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Gillman
07-05-2011, 12:51
There are some good numbers people on the board and can one provide help? On a historical beer blog, a 19th century analysis was reported in which two samples of Guinness XX Porter were analysed, each showing 3.6 parts acetic acid per 1000 parts of beer. See the current post, here:

www.barclayperkins.blogspot.com

If I wanted to add vinegar to a bottle of 12 ounces of porter to try to equate to that amount, how much would I have to add, factoring also that vinegar is (I believe) sold in diluted form. Say I wanted to add white vinegar or wine vinegar, how much should I add to a 12 oz. bottle? Thanks for all help.

Gary

barturtle
07-05-2011, 13:28
Hmmm. table vinegar is only 4-8% acetic acid by mass (and it's ever so slightly heavier than water by volume, but probably close enough that for this application was can go ahead and say it's 6% by volume for our uses)

You want to come up with 3.6 parts per thousand.

Working in mL: 355ml (typically what's listed on the side of a 12oz can)

1.3ml of acetic acid into 355ml= 3.6 parts per 1000

23ml of a 6% acetic solution=1.38ml of acetic acid.

So about 23ml of table vinegar.

Gillman
07-05-2011, 13:40
Thanks Timothy!! Will report on results.

Gary

Gillman
07-05-2011, 15:54
I added 23 ml Italian wine vinegar to a bottle of Jose Marti porter. This is a sweetish, rich porter, I would doubt the attenuation is beyond what was typical of Guinness in the 1800's. The ABV (8%) is higher than that of Guinness Porter then, but let's ignore that.

I figured the wine vinegar would get closer to acetic acid produced during a beer ferment than your usual white vinegar, but anyway they smelled quite similar. The vinegar was a 6% solution, so exactly on the mark in terms of Timothy's calculations.

It actually wasn't bad at all: the acetic hit delivers a racy edge that complemented the rich malt. The Jose Marti probably would need an extra hit of hops to get closer to the Guinness Porter of the 1800's, and probably would taste better for it, but it's still pretty good. Sour-sweet, as a lot of old tasting notes say for porter.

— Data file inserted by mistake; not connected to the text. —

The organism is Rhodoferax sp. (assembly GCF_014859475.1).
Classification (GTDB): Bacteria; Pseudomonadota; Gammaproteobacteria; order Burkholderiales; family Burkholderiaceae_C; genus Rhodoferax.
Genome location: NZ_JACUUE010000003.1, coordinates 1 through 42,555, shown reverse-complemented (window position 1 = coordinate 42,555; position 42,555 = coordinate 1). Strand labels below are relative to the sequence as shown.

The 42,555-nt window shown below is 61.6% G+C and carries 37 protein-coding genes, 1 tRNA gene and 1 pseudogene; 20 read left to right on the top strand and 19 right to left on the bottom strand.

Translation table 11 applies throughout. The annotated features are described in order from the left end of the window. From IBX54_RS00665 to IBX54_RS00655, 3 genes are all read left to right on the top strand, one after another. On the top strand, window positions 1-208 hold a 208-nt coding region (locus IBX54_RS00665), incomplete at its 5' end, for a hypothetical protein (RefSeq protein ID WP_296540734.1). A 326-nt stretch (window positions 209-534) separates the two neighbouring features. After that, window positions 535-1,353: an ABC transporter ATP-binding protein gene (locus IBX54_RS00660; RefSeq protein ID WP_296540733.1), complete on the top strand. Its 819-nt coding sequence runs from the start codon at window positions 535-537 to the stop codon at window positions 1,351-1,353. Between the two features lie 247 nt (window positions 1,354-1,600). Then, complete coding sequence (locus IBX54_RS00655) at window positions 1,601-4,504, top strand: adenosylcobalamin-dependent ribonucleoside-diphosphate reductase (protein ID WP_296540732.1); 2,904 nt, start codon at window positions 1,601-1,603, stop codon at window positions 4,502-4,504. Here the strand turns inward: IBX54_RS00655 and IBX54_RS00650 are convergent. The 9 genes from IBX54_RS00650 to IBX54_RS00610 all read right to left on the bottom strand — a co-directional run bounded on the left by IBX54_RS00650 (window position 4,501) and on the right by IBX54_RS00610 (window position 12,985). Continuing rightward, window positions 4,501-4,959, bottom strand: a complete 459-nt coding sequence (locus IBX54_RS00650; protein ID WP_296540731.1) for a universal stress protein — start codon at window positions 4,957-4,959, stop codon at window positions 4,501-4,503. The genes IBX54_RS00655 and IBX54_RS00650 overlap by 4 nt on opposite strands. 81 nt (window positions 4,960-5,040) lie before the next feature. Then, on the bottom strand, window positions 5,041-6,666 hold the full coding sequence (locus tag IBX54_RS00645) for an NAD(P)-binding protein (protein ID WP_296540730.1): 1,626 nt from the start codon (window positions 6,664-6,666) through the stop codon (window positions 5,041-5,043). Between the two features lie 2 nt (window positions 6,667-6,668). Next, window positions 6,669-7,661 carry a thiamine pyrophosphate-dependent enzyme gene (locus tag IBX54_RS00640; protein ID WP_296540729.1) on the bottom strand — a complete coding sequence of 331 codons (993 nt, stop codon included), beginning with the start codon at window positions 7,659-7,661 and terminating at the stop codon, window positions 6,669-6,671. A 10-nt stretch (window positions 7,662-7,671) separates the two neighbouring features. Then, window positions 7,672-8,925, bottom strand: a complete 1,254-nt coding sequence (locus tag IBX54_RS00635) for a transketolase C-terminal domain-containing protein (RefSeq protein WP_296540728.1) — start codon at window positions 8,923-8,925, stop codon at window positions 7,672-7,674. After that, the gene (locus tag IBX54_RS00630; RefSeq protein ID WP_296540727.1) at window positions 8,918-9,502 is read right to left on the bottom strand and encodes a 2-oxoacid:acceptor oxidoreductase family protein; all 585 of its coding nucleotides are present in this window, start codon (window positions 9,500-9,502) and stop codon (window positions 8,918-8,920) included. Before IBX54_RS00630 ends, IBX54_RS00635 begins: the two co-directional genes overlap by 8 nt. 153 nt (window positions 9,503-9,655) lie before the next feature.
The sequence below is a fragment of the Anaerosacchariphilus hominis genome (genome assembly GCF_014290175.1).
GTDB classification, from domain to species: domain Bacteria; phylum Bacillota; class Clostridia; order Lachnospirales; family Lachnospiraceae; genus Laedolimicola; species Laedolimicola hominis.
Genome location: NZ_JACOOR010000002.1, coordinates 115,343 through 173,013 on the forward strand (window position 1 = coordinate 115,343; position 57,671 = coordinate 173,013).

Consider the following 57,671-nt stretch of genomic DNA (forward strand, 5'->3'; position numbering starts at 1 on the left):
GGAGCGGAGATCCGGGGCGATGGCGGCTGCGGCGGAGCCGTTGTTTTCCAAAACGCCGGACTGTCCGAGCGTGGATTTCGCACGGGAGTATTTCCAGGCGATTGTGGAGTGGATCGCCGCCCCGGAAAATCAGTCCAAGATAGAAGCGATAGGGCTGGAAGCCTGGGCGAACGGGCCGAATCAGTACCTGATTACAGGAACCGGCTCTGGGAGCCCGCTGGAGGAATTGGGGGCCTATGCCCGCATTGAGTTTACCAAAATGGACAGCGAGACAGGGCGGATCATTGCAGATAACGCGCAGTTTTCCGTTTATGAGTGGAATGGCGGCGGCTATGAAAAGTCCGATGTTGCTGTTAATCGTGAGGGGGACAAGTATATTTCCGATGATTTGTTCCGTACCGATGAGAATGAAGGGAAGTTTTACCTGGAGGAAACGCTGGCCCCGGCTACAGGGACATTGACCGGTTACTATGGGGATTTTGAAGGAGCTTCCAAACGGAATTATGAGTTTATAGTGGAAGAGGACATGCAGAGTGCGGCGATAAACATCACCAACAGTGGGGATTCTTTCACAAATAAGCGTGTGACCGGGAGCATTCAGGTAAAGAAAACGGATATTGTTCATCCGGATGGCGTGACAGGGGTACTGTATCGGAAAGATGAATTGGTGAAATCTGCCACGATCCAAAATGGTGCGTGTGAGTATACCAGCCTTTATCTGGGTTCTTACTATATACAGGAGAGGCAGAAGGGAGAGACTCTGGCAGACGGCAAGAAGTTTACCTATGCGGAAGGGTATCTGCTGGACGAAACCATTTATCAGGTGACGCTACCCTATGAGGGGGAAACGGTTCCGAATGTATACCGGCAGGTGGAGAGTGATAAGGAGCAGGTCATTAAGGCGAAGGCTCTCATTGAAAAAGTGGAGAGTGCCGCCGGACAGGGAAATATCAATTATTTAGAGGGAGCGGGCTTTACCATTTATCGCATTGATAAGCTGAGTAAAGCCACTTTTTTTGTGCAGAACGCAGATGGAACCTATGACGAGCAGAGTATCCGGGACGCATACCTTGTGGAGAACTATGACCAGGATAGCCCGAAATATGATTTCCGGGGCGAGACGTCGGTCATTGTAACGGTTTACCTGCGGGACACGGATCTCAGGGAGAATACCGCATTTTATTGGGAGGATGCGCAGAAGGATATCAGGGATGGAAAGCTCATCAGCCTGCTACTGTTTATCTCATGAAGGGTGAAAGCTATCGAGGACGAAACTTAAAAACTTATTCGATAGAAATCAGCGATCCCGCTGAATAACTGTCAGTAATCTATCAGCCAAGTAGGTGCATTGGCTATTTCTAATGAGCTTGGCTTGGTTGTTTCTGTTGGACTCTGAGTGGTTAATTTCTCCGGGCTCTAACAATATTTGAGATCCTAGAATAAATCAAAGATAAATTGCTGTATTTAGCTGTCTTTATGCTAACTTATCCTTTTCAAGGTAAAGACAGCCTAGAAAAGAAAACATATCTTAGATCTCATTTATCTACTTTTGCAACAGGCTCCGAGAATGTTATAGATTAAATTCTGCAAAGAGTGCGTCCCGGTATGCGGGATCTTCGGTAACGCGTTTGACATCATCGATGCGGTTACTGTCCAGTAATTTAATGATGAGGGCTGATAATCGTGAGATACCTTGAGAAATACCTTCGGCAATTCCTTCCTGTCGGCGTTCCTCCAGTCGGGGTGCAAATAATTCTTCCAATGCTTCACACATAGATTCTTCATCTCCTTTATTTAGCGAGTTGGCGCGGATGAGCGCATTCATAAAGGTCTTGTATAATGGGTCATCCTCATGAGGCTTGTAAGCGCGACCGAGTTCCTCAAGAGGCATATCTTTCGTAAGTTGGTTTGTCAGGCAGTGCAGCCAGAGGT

It would be interesting to do a blind taste test amongst porter fans, one with and one without the acid, and see which they like. It's pretty sour but I still like it.

Gary

Gillman
07-05-2011, 17:02
When Libby came home, I asked her to take a sip, saying, I won't say what this is, just tell me what you think. She said, it reminds me of kriek (a Belgian ale noted for its sour, fruity taste). This suggests to me that kriek truly is a survival of times past, times when all ales tasted somewhat sour.

Gary

IronHead
07-05-2011, 17:26
When Libby came home, I asked her to take a sip, saying, I won't say what this is, just tell me what you think. She said, it reminds me of kriek (a Belgian ale noted for its sour, fruity taste). This suggests to me that kriek truly is a survival of times past, times when all ales tasted somewhat sour.

Gary

I can't imagine you not knowing this, Gary because you seem pretty encyclopedic (in a good way) but I'll post it anyway. Kriek is Dutch for Cherry. The beer is actually a lambic fermented with Morello cherries which are a sour variety. Another thing that adds to lambic's 'sour' character is that traditionally they are open fermented by wild yeasts rather than one pure strain.

Also, in one of Charlie Papazian's books on homebrewing he notes that Guinness uses a technique similar to a sour mash where 3% (I think) of the total volume of Guinness is actually soured setback from previous batches.

Gillman
07-05-2011, 17:47
I do know that kriek means cherry and is a traditional style of sour ale in Belgium. But it is another thing to get an independent confirmation so to speak of its historical nature. Guinness in the 1800's had a measure of aged beer (thus somewhat acetic or lactic one assumes) added to form the final blend. But again, how sour was it really? It is only these 1800's technical analyses that can assist to show us, or confirm, what the actual taste was, IMO.

Gary

craigthom
07-05-2011, 21:02
"Flavoring" vinegars, like wine and rice, generally have a lower percentage of acetic acid. It pobably doesn't matter in this application, but it does when you are canning stuff.

Gillman
07-06-2011, 04:10
I'm going to try it again, with white vinegar. There has been further discussion (in the comments section) in the link I posted about the calculations. More soon.

Gary

barturtle
07-06-2011, 05:27
Glad I could be of help, Gary.

I probably would have tried the white vinegar first, to get the cleanest acetic acid flavor.

I wonder how close it would be with Guinness Foreign Export Stout?

Gillman
07-06-2011, 06:23
Good question about the Guinness FES. The latter has a certain tartness, but not markedly so, and 23 ml vinegar added to a bottle of similar stout (except richer due probably mostly to lower attenuation) resulted in a very different taste, much more acid. Also, all Guinness today I understand uses some type of food-grade acid to impart the "aged" element: apparently, long-stored beer is no longer used. So the taste of the acid may be somewhat different too.

We can try this together the next time I see you, Timothy, maybe at KBF in Bardstown. Thanks again for helping.

Gary